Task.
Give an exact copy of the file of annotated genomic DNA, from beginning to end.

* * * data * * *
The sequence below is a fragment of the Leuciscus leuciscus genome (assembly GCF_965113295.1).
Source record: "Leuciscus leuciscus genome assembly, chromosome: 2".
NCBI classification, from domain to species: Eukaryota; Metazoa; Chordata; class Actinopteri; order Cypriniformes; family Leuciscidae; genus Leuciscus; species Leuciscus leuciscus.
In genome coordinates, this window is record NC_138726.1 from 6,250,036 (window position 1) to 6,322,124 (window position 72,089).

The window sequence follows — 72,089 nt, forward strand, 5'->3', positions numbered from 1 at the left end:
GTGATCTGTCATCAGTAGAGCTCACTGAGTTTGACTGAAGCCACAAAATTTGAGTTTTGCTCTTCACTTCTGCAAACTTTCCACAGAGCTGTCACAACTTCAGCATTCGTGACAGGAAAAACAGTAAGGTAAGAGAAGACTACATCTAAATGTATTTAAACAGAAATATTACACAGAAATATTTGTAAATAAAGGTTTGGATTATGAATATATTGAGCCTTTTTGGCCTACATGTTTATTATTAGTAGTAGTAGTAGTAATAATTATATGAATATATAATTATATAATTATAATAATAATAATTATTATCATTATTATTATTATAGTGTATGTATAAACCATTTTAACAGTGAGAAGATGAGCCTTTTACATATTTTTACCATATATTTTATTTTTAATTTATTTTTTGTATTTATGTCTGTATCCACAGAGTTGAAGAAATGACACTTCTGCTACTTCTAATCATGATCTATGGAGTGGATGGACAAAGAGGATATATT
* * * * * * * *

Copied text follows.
The sequence below is a fragment of the Leuciscus leuciscus genome (assembly GCF_965113295.1).
Source record: "Leuciscus leuciscus genome assembly, chromosome: 2".
NCBI classification, from domain to species: Eukaryota; Metazoa; Chordata; class Actinopteri; order Cypriniformes; family Leuciscidae; genus Leuciscus; species Leuciscus leuciscus.
In genome coordinates, this window is record NC_138726.1 from 6,250,036 (window position 1) to 6,322,124 (window position 72,089).

The window sequence follows — 72,089 nt, forward strand, 5'->3', positions numbered from 1 at the left end:
GTGATCTGTCATCAGTAGAGCTCACTGAGTTTGACTGAAGCCACAAAATTTGAGTTTTGCTCTTCACTTCTGCAAACTTTCCACAGAGCTGTCACAACTTCAGCATTCGTGACAGGAAAAACAGTAAGGTAAGAGAAGACTACATCTAAATGTATTTAAACAGAAATATTACACAGAAATATTTGTAAATAAAGGTTTGGATTATGAATATATTGAGCCTTTTTGGCCTACATGTTTATTATTAGTAGTAGTAGTAGTAATAATTATATGAATATATAATTATATAATTATAATAATAATAATTATTATCATTATTATTATTATAGTGTATGTATAAACCATTTTAACAGTGAGAAGATGAGCCTTTTACATATTTTTACCATATATTTTATTTTTAATTTATTTTTTGTATTTATGTCTGTATCCACAGAGTTGAAGAAATGACACTTCTGCTACTTCTAATCATGATCTATGGAGTGGATGGACAAAGAGGATATATT